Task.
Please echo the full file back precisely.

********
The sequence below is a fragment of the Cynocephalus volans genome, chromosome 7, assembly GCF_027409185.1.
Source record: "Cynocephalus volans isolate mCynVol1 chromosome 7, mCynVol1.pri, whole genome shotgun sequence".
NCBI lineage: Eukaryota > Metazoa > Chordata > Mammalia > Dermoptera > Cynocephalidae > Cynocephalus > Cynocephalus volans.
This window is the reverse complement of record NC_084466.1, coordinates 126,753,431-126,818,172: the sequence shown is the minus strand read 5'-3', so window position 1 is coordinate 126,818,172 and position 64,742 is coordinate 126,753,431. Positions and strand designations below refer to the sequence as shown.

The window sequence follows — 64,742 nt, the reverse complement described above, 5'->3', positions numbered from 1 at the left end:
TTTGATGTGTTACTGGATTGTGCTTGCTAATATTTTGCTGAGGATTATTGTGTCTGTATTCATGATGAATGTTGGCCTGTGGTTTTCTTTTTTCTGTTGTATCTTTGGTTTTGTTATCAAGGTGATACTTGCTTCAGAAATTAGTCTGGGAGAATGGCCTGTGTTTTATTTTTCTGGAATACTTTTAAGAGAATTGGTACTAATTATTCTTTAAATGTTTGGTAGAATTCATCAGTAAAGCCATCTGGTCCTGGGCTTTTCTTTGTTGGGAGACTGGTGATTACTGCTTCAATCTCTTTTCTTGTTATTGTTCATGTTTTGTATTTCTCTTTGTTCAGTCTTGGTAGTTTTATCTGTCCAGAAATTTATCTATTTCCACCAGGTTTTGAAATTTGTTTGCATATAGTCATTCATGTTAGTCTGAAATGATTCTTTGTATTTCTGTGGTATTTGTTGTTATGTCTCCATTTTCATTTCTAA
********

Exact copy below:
The sequence below is a fragment of the Cynocephalus volans genome, chromosome 7, assembly GCF_027409185.1.
Source record: "Cynocephalus volans isolate mCynVol1 chromosome 7, mCynVol1.pri, whole genome shotgun sequence".
NCBI lineage: Eukaryota > Metazoa > Chordata > Mammalia > Dermoptera > Cynocephalidae > Cynocephalus > Cynocephalus volans.
This window is the reverse complement of record NC_084466.1, coordinates 126,753,431-126,818,172: the sequence shown is the minus strand read 5'-3', so window position 1 is coordinate 126,818,172 and position 64,742 is coordinate 126,753,431. Positions and strand designations below refer to the sequence as shown.

The window sequence follows — 64,742 nt, the reverse complement described above, 5'->3', positions numbered from 1 at the left end:
TTTGATGTGTTACTGGATTGTGCTTGCTAATATTTTGCTGAGGATTATTGTGTCTGTATTCATGATGAATGTTGGCCTGTGGTTTTCTTTTTTCTGTTGTATCTTTGGTTTTGTTATCAAGGTGATACTTGCTTCAGAAATTAGTCTGGGAGAATGGCCTGTGTTTTATTTTTCTGGAATACTTTTAAGAGAATTGGTACTAATTATTCTTTAAATGTTTGGTAGAATTCATCAGTAAAGCCATCTGGTCCTGGGCTTTTCTTTGTTGGGAGACTGGTGATTACTGCTTCAATCTCTTTTCTTGTTATTGTTCATGTTTTGTATTTCTCTTTGTTCAGTCTTGGTAGTTTTATCTGTCCAGAAATTTATCTATTTCCACCAGGTTTTGAAATTTGTTTGCATATAGTCATTCATGTTAGTCTGAAATGATTCTTTGTATTTCTGTGGTATTTGTTGTTATGTCTCCATTTTCATTTCTAA